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Beijing Film Festival: Technically Dazzling, Ultimately Disappointing
BEIJING – The 3rd Beijing International Film Festival was a public diplomacy showcase this week for Chinese cinema at its best. Banners throughout the capital promoted the festival, the awards ceremony and, not least, the film-selling market in a country that now proudly proclaims itself as the world’s leader in movie theater revenues, ahead of the U.S.
And yet, and yet…
From the opening ceremonies to the closing awards show, China’s answer to the Oscars, the festival reflected the strengths and weaknesses of video production in the Middle Kingdom.
The venue was huge, seemingly much larger than the Hollywood home of the Academy Awards. And the production values reflected world class techniques – huge musical numbers, multiple cameras, and swooping crane shots over the audience.
And yet, and yet…
Start with the huge hall. It was visually impressive, with an unusually wide stage backed by a large, high projection screen for animations and other videos that tied into each production number. But the hall was far from full: whenever the director went to a long shot, television viewers could see many empty seats.
You never see empty seats at the Oscars, or the Emmys, or any other major award show in the U.S. – and for a very simple reason. Waiting just outside of camera range are legions of stylish, attractive extras, who rush into the audience to fill seats as soon as anyone gets up to leave. The Chinese evidently have not learned that simple trick. And it should be easy to implement: if there is one resource you do not exhaust here, it is people.
Presenter Jackie Chan was enthusiastic and energetic, bantering in both Chinese and English. But even with such celebrity guests as Keanu Reeves and French film director Luc Besson, the repartee seemed flat. And musical numbers featuring stars including Sarah Brightman, billed here as “the Goddess of Moonlight” did not seem to have the warmest of welcomes. From audience shots selected by CCTV, the performers could only evoke occasional laughter and mild applause from the audience.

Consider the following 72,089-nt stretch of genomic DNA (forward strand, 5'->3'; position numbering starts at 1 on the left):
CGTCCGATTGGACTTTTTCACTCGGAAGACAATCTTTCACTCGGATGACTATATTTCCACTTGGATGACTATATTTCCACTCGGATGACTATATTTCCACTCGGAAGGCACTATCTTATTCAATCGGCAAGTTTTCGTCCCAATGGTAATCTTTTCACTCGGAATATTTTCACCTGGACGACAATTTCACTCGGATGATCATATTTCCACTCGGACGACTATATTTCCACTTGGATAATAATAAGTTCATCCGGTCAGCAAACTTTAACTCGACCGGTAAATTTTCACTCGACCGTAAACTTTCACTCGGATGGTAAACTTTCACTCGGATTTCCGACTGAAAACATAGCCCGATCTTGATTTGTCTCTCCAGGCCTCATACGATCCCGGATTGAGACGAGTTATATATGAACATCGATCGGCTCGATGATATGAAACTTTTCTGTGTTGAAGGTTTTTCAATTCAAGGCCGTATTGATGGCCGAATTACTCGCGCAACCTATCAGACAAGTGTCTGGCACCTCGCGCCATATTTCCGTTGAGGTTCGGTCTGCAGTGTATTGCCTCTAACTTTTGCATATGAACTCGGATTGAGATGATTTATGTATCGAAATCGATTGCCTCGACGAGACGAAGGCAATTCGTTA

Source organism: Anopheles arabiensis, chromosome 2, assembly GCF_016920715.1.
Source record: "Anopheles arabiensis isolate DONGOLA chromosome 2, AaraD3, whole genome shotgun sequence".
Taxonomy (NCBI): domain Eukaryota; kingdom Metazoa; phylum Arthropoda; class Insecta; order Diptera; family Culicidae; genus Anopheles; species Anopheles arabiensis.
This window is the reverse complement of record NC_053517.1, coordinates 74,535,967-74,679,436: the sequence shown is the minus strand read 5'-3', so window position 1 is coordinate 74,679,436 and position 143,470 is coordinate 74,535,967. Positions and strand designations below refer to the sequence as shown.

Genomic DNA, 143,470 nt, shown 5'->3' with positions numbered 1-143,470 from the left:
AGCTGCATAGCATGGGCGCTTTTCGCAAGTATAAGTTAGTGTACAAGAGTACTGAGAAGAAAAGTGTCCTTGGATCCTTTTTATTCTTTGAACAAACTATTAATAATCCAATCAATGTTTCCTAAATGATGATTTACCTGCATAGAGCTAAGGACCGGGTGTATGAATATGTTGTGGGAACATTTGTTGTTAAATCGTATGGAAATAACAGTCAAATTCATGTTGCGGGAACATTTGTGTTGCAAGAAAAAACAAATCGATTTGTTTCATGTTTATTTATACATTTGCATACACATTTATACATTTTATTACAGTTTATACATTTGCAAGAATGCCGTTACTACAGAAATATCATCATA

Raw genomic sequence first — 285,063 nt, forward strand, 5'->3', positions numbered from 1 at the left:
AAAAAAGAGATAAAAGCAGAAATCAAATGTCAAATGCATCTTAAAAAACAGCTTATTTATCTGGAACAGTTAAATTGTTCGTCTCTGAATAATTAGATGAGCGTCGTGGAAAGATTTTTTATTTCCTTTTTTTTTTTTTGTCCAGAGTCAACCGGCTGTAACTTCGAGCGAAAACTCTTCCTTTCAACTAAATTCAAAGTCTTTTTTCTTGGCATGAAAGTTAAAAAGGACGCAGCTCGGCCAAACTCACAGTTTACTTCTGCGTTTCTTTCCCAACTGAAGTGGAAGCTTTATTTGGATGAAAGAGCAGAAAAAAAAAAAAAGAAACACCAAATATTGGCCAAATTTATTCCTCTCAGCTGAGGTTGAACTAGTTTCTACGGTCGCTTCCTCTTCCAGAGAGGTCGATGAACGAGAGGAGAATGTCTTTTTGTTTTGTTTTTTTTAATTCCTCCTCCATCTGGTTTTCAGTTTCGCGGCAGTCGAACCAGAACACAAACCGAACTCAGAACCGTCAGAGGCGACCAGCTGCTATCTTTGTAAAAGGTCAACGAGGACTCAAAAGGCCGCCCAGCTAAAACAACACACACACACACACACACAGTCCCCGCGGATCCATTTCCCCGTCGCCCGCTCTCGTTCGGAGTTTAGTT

And then there were all of those empty seats.
The problem was not with the production technology or the performers: the problem was with the script. There were fewer good jokes in the multi-hour awards show than there are on any 25-minute Jon Stewart TV show. There are better production numbers in Africa’s Grammys, the Kora Awards - not bigger, just better. One example from Tuesday’s awards show: performers here have yet to master lip synching.
It’s not as if Beijing does not have the resources and sheer muscle to produce the largest television programs in the world. The annual Spring Festival on CCTV – this year headlined by Celine Dion and Lang Lang – is billed as the biggest single television production on the planet. And even while CCTV’s annual extravaganza is on the air, other Chinese TV channels have huge productions of their own, this year featuring Psy performing – naturally – “Gangnam Style.”
And we all remember the opening ceremony for the 2008 Olympic Games.
So there is no shortage of money, production, or technology. The problems are elsewhere. One key problem is content: scripts and concepts. Without good concepts and scripts, the most brilliant production is. . . empty. Think of all of the big-budget Hollywood movies that bombed, from “Heaven’s Gate” to “John Carter”. Big budgets and slick production are not enough.
All of this suggests lessons for CCTV at it prepares to launch a major daily television program service in America – five hours a day, starting in September (see more here): To be effective public diplomacy, CCTV America will need to attract an audience. And to attract an audience, expensive production and glitzy effects will only go so far. They will need content.